At the ICR Conference 2022, Andrew Rees, Crocs’ CEO, took another stab at explaining the merits of its pending acquisition of Hey Dude, predicting the little-known casual footwear brand would reach $1 billion in sales by 2024, up from $580 million in 2021.

On December 26, Crocs announced that it had entered into a definitive agreement to acquire Hey Dude, based in Riverside, CA, for $2.5 billion in a cash-and-stock deal.

Crocs shares slid 12 percent on the news, with the decline attributed to little investor knowledge of Hey Dude and the higher debt leverage resulting from the deal. Shares have since bounced back as Crocs on Monday of this week raised its outlook for the year in advance of the company’s ICR Conference presentation.

The updated 2021 outlook calls for:

  • Full-year 2021 revenue growth approximately 67 percent, up from recent guidance of 62 percent to 65 percent;
  • Full-year 2021 non-GAAP operating margin of nearly 30 percent, up from previous guidance of 28 percent; and
  • 2021 fourth-quarter revenue growth of approximately 42 percent at a non-GAAP operating margin of 28 percent.

For 2022, Crocs reiterated that it expected revenue growth for the Crocs brand, excluding Hey Dude, to exceed 20 percent compared to 2021. Non-GAAP operating margin for the Crocs brand, excluding Hey Dude, is expected to reach approximately 25 percent, including the impact of air freight.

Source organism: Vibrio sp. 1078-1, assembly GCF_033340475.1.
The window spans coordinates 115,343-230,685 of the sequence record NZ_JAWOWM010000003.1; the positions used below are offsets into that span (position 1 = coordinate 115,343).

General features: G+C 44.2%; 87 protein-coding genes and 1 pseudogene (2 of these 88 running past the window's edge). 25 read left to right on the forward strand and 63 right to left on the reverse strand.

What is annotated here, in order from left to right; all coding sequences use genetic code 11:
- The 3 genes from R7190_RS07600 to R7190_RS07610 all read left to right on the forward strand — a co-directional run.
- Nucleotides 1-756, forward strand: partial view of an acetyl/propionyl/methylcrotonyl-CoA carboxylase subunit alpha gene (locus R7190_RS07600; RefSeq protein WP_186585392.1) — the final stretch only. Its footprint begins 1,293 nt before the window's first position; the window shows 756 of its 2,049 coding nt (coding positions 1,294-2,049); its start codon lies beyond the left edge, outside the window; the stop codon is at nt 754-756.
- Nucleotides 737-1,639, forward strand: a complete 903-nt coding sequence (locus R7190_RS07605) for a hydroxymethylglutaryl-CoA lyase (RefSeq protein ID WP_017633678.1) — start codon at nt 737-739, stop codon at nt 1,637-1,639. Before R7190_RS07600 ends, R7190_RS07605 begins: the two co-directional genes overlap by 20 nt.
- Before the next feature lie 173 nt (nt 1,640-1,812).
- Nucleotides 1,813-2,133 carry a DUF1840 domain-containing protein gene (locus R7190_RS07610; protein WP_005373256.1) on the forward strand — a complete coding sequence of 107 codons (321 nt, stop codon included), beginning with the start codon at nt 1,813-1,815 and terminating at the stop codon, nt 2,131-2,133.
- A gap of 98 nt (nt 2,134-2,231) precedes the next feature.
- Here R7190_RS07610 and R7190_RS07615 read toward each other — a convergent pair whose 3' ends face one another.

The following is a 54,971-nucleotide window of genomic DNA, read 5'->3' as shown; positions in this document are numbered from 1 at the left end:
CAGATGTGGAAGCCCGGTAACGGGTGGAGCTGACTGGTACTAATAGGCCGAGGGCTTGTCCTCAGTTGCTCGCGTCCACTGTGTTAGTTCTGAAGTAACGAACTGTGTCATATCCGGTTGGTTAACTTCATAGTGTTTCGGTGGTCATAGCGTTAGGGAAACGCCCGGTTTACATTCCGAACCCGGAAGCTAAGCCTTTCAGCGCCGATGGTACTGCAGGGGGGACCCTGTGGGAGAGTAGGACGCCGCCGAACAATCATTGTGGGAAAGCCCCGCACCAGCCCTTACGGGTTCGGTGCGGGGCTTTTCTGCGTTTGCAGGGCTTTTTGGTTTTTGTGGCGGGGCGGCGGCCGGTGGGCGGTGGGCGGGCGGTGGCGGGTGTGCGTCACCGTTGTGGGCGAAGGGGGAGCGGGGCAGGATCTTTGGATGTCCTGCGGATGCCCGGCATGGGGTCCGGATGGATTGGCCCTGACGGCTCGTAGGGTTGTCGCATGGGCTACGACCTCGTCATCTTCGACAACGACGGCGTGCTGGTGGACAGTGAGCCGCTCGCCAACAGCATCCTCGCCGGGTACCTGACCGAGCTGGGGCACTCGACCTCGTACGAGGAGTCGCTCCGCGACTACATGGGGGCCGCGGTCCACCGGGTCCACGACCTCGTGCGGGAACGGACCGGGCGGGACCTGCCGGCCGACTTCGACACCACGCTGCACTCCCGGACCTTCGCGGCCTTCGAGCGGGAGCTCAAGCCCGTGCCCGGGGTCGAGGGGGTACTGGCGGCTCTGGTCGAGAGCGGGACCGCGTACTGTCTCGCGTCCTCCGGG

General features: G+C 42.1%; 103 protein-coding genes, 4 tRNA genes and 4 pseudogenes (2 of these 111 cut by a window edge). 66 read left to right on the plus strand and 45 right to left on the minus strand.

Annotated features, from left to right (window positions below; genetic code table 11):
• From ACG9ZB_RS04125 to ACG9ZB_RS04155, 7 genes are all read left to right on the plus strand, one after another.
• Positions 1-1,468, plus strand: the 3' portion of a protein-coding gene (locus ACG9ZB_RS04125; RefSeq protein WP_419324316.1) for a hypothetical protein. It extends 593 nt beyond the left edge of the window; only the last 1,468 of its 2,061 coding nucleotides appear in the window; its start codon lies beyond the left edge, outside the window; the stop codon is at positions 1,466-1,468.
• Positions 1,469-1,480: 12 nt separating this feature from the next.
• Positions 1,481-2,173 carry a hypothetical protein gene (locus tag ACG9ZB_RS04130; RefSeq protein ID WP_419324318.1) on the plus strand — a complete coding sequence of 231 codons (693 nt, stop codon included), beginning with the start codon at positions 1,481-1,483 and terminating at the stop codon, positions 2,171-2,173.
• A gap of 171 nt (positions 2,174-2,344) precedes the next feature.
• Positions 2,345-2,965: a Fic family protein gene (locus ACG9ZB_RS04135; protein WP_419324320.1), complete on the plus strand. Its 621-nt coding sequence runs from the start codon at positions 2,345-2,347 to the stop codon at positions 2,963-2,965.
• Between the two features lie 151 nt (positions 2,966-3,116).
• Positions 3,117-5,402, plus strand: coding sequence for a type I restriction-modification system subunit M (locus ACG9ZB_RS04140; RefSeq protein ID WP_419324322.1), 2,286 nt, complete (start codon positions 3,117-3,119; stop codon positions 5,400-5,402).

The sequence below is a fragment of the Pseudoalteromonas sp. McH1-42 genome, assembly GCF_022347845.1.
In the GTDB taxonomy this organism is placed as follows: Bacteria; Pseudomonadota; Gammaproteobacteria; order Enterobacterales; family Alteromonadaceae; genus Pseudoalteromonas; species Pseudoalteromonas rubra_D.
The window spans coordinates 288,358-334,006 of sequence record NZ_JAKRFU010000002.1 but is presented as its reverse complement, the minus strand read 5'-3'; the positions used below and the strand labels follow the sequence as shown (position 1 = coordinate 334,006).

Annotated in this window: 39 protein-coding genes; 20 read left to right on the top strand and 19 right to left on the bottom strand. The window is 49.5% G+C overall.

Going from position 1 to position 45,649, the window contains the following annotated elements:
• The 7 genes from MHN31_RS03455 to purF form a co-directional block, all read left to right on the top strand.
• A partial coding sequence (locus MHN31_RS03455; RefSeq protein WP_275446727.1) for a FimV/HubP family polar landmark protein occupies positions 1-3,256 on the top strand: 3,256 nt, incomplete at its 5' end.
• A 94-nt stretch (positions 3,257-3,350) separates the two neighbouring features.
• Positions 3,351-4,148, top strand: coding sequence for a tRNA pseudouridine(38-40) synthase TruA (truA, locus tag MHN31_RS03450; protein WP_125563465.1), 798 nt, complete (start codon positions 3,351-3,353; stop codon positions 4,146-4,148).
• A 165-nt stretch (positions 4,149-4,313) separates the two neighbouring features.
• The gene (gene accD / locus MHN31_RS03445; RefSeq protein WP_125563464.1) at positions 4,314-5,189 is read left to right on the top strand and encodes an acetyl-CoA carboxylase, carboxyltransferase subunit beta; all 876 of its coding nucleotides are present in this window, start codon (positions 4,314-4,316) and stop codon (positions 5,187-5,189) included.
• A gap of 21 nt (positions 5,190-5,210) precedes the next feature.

Full-year pro forma revenues for Hey Dude in 2022 are expected to be approximately $700 to $750 million. Hey Dude’s full-year pro forma non-GAAP operating margin is expected to be 26 percent. Crocs reiterated that it expected Hey Dude to be immediately accretive to revenue growth, non-GAAP operating margins and EPS.

At the ICR Conference, Rees called out Crocs’ “incredible year” in 2021, marked by sales expanding 67 percent to reach $2.3 billion and EBIT margins reaching almost 30 percent.

In September 2021, Crocs held an investor day that outlined a goal to achieve $5 billion in growth from the Crocs’ brand, representing a 17 percent CAGR (compound annual growth rate) over the next few years. The $5 billion goal excludes contribution from Hey Dude. Said Rees, “We remain fully committed to that in terms of our growth trajectory and ambition for the Crocs brand.”

He highlighted the four areas expected to drive growth for the Crocs brand:

  • Digital  Crocs’ digital penetration was 30 percent in 2021. Said Rees, “We think that will grow in the future.”
  • Sandals  The Crocs clog has been a big driver in its growth, but sandals are a “much bigger” market and are expected to grow faster. Said Rees, “We’re confident that we can grow in sandals.”
  • Asia Crocs has focused on Asia for several years, particularly China. Said Rees, “I think we’ve turned the corner in terms of the restructuring work that we’ve done.”
  • Product & Marketing Innovation  Rees said, “Obviously, we drive a lot of innovation through our product and also through our marketing innovation.”

However, the bulk of Rees’ presentation was spent elaborating on Hey Dude, with the acquisition expected to close in the first quarter. “I think the addition of this brand to Crocs creates a globally scaled leader in branded casual footwear,” said Rees. “We’ve combined two brands that have significant growth potential, and it also quadruples our addressable market.”